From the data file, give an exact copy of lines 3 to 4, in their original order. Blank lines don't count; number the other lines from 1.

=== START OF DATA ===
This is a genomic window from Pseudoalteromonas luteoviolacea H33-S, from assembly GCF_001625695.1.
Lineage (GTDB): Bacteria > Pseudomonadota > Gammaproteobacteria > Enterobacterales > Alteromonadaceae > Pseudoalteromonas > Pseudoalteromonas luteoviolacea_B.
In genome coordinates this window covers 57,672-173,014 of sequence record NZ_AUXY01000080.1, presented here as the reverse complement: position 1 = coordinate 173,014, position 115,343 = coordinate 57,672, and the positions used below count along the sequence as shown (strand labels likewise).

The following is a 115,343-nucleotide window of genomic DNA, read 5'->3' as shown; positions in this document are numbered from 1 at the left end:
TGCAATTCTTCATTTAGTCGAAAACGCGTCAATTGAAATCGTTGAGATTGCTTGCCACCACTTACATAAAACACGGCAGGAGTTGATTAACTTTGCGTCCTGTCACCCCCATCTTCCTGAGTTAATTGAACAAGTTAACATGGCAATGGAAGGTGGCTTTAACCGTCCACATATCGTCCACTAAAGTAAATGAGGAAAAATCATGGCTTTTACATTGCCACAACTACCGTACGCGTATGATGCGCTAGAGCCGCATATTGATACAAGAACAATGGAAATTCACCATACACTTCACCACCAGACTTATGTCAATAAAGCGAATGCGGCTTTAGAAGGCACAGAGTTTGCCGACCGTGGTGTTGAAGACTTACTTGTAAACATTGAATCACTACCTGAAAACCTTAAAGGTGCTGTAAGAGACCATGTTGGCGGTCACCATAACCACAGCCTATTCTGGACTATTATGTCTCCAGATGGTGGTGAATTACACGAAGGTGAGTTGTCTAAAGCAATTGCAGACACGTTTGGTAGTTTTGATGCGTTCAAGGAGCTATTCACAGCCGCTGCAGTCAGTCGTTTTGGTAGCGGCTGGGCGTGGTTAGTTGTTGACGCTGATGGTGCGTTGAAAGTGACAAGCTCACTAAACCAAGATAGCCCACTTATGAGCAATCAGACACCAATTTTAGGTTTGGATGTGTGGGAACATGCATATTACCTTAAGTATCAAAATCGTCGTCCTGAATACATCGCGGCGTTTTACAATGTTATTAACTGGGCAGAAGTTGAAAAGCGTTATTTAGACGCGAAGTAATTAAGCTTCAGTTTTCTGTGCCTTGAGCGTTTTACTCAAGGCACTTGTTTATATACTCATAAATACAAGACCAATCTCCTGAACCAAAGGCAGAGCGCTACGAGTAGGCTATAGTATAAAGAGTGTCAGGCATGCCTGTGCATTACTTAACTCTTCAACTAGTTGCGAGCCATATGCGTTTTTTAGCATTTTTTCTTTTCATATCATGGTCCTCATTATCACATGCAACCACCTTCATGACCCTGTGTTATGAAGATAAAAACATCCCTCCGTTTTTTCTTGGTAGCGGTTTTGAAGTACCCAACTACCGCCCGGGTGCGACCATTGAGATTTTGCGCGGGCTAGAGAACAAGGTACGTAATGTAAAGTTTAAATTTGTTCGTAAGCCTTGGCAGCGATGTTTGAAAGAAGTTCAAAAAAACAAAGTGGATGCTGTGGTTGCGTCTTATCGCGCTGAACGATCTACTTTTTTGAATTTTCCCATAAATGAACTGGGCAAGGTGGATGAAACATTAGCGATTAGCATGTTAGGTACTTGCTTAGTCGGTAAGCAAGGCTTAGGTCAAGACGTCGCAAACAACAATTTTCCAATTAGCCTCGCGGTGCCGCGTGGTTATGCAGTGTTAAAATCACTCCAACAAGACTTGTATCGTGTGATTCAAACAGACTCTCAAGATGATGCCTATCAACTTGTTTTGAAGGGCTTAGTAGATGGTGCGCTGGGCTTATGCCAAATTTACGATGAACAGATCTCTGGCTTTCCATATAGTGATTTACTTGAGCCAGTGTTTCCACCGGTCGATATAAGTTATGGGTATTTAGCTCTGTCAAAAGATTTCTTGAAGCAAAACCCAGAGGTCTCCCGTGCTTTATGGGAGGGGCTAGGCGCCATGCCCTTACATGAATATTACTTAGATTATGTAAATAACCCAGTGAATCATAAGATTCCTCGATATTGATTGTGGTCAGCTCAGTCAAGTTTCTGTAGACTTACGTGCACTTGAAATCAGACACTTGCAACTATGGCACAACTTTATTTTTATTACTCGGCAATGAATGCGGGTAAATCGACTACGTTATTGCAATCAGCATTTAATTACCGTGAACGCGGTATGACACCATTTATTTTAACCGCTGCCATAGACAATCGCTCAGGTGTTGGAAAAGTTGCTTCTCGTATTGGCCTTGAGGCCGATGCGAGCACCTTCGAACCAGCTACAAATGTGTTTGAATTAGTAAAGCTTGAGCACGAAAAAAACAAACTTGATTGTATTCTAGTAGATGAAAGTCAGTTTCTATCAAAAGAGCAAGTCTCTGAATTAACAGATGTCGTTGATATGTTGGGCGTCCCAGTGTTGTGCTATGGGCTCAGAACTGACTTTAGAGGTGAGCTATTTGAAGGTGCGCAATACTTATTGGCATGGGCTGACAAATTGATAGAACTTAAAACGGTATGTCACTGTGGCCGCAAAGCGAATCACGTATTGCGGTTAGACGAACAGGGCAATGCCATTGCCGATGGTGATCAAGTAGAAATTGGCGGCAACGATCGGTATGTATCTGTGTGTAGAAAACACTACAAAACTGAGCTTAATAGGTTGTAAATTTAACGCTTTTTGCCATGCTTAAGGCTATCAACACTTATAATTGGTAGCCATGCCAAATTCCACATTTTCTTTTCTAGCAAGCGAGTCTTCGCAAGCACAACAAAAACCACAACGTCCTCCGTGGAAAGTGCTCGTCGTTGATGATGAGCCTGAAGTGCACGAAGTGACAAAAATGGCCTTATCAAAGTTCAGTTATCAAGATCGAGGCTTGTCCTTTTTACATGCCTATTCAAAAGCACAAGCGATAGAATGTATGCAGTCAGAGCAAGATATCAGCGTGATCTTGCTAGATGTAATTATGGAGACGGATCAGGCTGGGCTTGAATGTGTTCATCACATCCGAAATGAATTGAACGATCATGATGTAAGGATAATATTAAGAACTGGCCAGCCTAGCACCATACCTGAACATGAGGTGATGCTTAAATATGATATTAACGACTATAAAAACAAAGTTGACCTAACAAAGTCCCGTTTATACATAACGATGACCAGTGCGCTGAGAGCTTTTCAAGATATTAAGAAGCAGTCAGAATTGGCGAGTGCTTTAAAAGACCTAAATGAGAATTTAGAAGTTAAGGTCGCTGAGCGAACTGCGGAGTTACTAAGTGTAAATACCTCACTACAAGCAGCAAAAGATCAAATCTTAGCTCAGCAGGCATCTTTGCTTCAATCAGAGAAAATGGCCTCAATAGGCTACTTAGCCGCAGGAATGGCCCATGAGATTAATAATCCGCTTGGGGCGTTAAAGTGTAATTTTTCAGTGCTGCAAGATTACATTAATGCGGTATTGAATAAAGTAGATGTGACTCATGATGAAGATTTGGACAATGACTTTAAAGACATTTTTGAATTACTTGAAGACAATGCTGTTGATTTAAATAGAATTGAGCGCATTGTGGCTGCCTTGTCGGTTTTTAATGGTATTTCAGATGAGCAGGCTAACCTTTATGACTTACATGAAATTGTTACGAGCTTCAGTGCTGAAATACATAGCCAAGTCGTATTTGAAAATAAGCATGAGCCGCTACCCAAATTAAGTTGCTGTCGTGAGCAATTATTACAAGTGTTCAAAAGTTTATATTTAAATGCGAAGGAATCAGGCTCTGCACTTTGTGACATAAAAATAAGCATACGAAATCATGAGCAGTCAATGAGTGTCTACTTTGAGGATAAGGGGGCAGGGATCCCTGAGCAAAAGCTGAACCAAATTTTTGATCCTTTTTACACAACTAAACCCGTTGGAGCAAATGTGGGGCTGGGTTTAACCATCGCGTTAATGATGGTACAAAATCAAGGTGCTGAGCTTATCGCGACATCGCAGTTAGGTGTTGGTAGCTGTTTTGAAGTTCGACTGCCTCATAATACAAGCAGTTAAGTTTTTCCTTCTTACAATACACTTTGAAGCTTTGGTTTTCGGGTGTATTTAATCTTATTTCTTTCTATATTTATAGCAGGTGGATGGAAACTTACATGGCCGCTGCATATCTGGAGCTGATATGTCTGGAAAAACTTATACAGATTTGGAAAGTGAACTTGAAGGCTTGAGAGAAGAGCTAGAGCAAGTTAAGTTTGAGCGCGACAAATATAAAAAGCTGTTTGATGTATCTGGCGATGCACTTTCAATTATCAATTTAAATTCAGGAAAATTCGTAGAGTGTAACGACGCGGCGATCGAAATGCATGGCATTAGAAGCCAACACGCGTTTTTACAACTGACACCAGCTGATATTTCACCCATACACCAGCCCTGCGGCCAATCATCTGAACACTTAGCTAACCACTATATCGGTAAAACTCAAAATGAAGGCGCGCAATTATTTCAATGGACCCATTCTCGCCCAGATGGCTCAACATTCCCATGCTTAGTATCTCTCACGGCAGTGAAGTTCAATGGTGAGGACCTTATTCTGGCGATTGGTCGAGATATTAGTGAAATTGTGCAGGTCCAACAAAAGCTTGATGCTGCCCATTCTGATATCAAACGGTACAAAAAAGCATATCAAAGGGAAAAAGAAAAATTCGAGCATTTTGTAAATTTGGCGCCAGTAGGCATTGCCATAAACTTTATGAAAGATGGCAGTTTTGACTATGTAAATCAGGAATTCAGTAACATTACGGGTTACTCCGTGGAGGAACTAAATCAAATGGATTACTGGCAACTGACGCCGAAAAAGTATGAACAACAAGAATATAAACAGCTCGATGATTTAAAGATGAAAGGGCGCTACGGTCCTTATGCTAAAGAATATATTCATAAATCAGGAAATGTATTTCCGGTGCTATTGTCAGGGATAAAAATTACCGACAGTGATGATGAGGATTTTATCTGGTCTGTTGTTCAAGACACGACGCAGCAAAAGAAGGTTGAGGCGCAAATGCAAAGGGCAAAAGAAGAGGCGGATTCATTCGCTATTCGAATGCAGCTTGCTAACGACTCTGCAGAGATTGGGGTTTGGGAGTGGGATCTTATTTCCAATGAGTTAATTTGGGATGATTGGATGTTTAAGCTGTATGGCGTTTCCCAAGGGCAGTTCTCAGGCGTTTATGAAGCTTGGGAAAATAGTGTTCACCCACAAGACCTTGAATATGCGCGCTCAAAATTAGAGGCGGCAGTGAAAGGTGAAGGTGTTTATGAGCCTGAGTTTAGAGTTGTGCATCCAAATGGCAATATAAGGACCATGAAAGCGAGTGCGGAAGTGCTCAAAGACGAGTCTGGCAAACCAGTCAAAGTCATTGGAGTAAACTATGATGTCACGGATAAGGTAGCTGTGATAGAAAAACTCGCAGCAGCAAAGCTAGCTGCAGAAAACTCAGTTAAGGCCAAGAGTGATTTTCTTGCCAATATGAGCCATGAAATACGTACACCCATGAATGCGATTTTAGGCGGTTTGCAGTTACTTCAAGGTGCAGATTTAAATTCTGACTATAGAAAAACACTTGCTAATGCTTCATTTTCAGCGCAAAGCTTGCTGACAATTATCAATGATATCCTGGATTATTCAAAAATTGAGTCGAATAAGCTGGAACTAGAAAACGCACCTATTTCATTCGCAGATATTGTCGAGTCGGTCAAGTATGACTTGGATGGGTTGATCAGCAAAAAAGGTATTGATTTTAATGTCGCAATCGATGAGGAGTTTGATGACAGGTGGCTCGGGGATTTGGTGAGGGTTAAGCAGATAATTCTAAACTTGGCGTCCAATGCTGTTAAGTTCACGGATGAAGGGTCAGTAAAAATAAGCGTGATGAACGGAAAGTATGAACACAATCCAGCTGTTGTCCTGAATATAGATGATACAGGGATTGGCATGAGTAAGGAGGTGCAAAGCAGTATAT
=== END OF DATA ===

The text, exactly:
In genome coordinates this window covers 57,672-173,014 of sequence record NZ_AUXY01000080.1, presented here as the reverse complement: position 1 = coordinate 173,014, position 115,343 = coordinate 57,672, and the positions used below count along the sequence as shown (strand labels likewise).

The following is a 115,343-nucleotide window of genomic DNA, read 5'->3' as shown; positions in this document are numbered from 1 at the left end: